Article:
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CCJR Spring Meeting 2017: Believe the Evidence, Not the Hype

Posted by Procured Health on Jun 22, 2017 2:04:58 PM

Procured Health Senior Medical Product Specialist Simon Kerr recently attended the Current Concepts in Joint Replacement (CCJR) Spring Meeting 2017. In this blog post he answers a few questions about key topics.

Procured Health: Interest in robotic surgery for arthroplasty has surged over the past few years. Any takeaways from CCJR?

Simon Kerr: This is a compelling topic because of the extremely precise implant placement that robotic surgery provides. However, there are a couple important considerations to balance against the enthusiasm.

The first is the expense—capital costs may exceed $1 million, even before annual service contracts and disposables are factored in. When you weigh this against the fact that there’s no robust data demonstrating improved patient outcomes, Procured Health is cautioning against adoption.

Procured Health: Was there much talk about antibiotic-loaded bone cement (ALBC)?

Simon: There was an interesting debate between Dr. Thorsten Gehrke, a German-based surgeon, and Dr. Thomas Sculco from the Hospital for Special Surgery. Dr. Gehrke favored ALBC use based on a demonstrated reduction in infection rates following primary total hip arthroplasty (THA). However, as Dr. Sculco argued, bone cement is used much more frequently in primary total knee arthroplasty (TKA) than primary THA in the U.S., and there’s a lack of demonstrated benefit of ALBC in primary TKA.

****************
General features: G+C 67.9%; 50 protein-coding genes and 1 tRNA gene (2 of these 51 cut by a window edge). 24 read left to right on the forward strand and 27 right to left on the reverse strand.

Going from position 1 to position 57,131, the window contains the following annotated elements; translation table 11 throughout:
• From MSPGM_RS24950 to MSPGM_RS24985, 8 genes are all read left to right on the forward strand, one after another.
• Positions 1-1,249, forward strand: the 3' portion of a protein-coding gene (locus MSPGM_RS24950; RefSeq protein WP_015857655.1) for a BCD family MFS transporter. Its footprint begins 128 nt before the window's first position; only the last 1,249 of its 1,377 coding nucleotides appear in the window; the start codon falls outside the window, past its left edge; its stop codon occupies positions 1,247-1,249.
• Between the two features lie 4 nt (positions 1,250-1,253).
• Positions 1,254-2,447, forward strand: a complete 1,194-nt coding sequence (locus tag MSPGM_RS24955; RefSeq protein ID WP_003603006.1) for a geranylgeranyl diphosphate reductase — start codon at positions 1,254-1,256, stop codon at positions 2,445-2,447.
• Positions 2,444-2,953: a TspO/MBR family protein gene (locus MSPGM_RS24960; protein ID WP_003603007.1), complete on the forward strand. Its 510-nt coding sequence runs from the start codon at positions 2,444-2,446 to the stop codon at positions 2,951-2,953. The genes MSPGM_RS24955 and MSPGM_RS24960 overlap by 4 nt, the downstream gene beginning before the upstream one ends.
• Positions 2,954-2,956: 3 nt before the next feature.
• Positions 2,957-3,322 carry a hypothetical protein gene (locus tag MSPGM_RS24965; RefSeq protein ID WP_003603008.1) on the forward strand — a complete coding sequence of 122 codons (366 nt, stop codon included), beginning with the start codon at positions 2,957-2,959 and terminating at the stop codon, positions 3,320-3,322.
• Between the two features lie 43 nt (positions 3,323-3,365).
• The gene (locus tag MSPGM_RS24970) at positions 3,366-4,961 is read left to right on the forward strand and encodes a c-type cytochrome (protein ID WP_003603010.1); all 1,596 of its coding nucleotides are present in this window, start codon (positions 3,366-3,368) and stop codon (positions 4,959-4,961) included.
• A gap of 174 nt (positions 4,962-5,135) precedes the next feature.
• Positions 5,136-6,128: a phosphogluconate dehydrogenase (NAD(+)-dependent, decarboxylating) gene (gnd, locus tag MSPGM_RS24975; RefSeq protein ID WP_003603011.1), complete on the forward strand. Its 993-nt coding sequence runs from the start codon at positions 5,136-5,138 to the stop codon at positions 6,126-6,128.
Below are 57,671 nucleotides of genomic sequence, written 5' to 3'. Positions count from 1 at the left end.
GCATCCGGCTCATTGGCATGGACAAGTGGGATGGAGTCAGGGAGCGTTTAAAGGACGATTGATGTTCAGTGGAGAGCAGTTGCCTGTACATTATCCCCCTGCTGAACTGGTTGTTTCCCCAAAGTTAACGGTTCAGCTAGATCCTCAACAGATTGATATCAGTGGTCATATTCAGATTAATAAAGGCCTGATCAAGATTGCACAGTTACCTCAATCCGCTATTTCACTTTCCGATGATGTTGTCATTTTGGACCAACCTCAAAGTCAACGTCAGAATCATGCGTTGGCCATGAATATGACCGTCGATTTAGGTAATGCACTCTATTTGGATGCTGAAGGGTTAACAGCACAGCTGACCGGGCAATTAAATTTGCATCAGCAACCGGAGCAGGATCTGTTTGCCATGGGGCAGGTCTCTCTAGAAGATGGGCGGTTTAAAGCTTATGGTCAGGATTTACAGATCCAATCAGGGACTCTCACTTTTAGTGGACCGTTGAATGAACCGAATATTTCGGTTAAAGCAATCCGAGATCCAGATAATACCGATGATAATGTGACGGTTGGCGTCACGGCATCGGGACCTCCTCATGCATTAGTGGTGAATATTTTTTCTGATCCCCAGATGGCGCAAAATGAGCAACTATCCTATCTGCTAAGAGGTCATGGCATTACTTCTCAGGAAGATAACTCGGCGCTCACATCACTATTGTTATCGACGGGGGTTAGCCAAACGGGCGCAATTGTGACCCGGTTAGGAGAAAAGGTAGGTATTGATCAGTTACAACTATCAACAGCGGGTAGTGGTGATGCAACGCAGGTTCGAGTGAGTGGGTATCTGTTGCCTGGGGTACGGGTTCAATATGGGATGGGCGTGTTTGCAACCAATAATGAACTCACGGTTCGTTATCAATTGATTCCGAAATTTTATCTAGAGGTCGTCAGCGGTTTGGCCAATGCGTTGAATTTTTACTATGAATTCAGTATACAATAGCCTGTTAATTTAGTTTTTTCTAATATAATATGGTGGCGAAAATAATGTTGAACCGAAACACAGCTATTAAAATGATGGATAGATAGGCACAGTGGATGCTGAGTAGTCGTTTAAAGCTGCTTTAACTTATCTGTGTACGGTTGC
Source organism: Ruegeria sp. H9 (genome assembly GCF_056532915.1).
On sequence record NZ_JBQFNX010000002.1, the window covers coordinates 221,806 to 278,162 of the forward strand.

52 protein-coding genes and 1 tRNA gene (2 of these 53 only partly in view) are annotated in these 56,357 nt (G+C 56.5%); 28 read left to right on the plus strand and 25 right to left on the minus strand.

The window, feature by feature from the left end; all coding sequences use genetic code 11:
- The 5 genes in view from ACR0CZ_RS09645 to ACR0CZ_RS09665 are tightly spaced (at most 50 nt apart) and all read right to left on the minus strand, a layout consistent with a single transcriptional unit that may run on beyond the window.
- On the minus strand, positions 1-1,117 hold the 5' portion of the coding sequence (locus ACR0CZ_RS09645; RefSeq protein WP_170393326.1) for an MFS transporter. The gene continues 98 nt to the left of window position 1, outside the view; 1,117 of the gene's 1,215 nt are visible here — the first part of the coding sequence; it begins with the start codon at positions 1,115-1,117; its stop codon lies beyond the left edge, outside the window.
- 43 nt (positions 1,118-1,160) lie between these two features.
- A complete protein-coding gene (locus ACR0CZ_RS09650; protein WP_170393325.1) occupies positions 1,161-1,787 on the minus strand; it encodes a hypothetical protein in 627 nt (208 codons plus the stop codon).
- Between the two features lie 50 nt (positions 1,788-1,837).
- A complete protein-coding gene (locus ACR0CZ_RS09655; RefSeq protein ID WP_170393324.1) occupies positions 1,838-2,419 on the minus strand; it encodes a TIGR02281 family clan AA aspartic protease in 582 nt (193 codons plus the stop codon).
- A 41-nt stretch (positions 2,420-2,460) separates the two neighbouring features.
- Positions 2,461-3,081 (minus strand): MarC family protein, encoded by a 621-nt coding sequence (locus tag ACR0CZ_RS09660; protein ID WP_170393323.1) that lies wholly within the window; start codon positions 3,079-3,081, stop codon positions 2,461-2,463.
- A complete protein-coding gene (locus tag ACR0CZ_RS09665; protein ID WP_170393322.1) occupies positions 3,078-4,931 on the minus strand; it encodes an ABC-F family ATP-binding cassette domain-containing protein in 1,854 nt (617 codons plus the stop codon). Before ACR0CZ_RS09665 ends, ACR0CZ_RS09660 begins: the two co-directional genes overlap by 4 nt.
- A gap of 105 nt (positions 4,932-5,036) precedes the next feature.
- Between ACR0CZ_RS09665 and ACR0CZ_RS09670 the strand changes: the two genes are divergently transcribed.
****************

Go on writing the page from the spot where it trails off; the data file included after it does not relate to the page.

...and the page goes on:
Procured Health agrees with Dr. Sculco—based on the evidence and the high cost relative to plain bone cement, ALBC should be reserved for revision and high-risk primary cases, such as those patients with previous infection, diabetes, immunosuppression and rheumatoid arthritis.

Procured Health: Exparel has become a popular analgesic for the treatment of pain following joint arthroplasty. Was it discussed?

Simon: Exparel’s popularity is due to it being a non-narcotic option for managing pain. The active ingredient is liposomal bupivacaine, which is designed to slowly release bupivacaine to prolong the analgesic effect.

However, the high cost associated with Exparel and the lack of evidence supporting improved pain relief compared to cheaper alternatives (such as bupivacaine and ropivicaine) suggests that its use may not be justified in hip or knee arthroplasty. In fact, when the audience was polled, only a handful of the hundreds of surgeons in the room indicated they used Exparel.

Procured Health: Thanks for your insights. Any final thoughts?

Simon: On behalf of all of us at Procured Health, I’d like to congratulate Rachel Frank, MD, from Rush University Medical Center here in Chicago. She received the OREF/CCJR Clinical Award for her and her colleagues’ research on evaluating outcomes associated with shoulder arthroplasty in surgery-naïve patients. Their work will be extremely valuable in properly managing patients’ expectations following shoulder arthroplasty. Congrats, Dr. Frank!

The Procured Health research team will keep these and similar topics on our watch list as we continue to review indications and outcomes.

Topics: Clinical Evidence, Joint Replacement, Exparel, Bone Cement, ccjr

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